Thursday, May 1, 2014

Can Chandy revive moribund CPSE FACT in Kerala? Seeks PM’s intervention

Kerala CM Chandy 
ARE the political leaders really serious about reviving the sick PSUs? Can these loss making or say closed PSUs pin hope on them? If you thing in the negative think again. Yes some of these political leaders do make effort to take the sick units back on track. At least they try to revive them.
Thus, Kerala chief minister Oommen Chandy has recently...
written to Prime Minister Manmohan Singh, seeking his intervention to save the Fertilisers and Chemicals Travancore Limited (FACT), the largest central public sector in the state as it is reeling under severe financial crisis. FACT has business interests in manufacturing and marketing of fertilizers, caprolactam, engineering consultancy and fabrication of equipment.
Showing sagacity, the Kerala chief minister asked Manmohan Singh to intervene to clear the comprehensive financial relief package worth Rs 991 crore that has already been approved by the Board for Reconstruction of Public Sector Enterprises (BRPSE). Now the issue is pending before the Cabinet Committee on Economic Affairs.
FACT, based in Kochi, is the leading manufacturer of complex fertilizers and the only one of its kind producing ammonium sulphate in south India.
"The net worth of the company has already been completely eroded and is in risk of being declared as a sick company.
"The financial crisis is such that the entire operations will come to a standstill in seven days time and it has already exceeded its borrowing limits from banks. If the company is closed down it will have adverse impact on agriculture and it will not only affect Kerala but also south India," said Chandy in his letter.
Another chief minister who has been pitching for reviving the sick PSUs in his home state is BJP's Prime Ministerial candidate Narendra Modi. At a recent election rally in Assam, the BJP’s prime ministerial candidate showed his concern for a small closed PSU in the state (Ashok Paper Mill). Though political considerations were predominant in his statement still there is hope afloat that if NDA led by BJP comes into power, the PSUs will have something to cheer about.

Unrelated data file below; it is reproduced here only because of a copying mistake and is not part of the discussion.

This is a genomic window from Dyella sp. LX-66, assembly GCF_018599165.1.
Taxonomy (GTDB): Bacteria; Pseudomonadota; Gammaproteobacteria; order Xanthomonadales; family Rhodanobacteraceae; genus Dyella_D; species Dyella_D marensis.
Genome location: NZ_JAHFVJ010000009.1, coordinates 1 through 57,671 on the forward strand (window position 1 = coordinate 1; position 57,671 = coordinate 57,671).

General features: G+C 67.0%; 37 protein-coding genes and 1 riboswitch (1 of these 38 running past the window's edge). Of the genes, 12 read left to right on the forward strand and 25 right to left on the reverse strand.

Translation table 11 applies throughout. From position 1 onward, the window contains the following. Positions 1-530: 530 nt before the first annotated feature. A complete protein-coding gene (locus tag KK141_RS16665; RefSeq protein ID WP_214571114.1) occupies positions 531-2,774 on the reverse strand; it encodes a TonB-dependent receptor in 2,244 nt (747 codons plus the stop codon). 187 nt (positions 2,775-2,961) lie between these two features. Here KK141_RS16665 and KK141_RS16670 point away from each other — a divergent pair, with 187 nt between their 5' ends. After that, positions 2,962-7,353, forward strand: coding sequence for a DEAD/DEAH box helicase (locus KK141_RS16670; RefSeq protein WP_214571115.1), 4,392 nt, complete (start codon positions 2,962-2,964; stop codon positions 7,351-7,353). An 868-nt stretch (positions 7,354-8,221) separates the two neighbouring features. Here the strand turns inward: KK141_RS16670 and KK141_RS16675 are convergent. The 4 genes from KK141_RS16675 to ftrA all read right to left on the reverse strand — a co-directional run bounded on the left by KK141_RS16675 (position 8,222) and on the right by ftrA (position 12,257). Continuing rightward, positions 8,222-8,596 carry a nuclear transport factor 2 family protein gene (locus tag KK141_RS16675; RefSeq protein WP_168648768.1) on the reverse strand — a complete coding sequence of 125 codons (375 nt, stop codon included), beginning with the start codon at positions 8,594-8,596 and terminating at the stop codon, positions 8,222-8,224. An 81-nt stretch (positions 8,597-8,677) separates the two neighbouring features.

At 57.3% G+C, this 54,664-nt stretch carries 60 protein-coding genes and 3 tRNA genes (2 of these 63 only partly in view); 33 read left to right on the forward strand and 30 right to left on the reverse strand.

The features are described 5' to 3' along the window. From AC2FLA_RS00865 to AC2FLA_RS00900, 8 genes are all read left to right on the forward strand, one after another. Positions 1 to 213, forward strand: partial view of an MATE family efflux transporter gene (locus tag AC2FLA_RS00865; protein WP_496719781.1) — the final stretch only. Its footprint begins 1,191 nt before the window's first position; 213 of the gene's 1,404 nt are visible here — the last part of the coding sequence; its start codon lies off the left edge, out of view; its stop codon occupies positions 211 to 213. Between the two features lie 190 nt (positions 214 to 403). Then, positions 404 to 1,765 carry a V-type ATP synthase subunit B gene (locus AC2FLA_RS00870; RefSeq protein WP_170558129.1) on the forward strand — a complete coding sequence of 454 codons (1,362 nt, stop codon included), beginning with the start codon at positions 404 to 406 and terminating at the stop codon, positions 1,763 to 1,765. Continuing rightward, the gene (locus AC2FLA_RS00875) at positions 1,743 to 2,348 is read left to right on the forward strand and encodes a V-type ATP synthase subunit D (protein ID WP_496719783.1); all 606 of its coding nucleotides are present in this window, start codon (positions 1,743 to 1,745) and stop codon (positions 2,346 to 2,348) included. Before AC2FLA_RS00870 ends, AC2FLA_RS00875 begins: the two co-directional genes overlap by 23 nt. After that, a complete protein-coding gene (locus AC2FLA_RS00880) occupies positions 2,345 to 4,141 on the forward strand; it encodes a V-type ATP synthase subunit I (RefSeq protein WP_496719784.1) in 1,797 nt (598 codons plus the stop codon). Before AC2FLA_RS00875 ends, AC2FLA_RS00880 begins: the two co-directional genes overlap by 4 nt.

Attacking the Congress and Chief Minister Tarun Gogoi, Modi said: "Leave Gujarat today, just tell me why is a mill here in Assam closed? What is your chief minister doing? He has been selected three times and he cant't even start a mill which will provide employment to the youth."
In fact, many PSUs are hopeful about a possible Modi wave. Modi believes that a PSU's performance can be improved by empowering the management and disinvestment was not the only option for a loss making PSU.
Under Modi, Gujarat saw turnaround of a number of loss-making state PSUs. Thus, GSFC, which was an ailing company with Rs 4 billion loss in FY03 was revived thanks to a free hand Modi gave to the top bureaucrats in negotiating a turnaround without any political interference.
The company makes a 15 percent RoE (return on equity). The six major listed Gujarat PSUs namely GMDC (Gujarat Mineral Development Corporation), GSPL (Gujarat State Petronet Limited), GSFC (Gujarat State Fertilizers and Chemicals), GALK, GIPL and GNVFC with a cumulative market cap $2.4 billion have grown net profits by 13 percent CAGR over the last five years and 19 percent CAGR over the last 10 years, says a recent report.
Some of the loss making PSUs like MTNL can pin hope on Modi. Modi's policy to let PSUs function without political interference, as evident in his state, may do wonder for good number of sick PSUs.
Since the BJP's manifesto does not say anything about disinvestment of PSUs, we may hope that disinvestment is unlikely to be a top priority for the potential BJP government.

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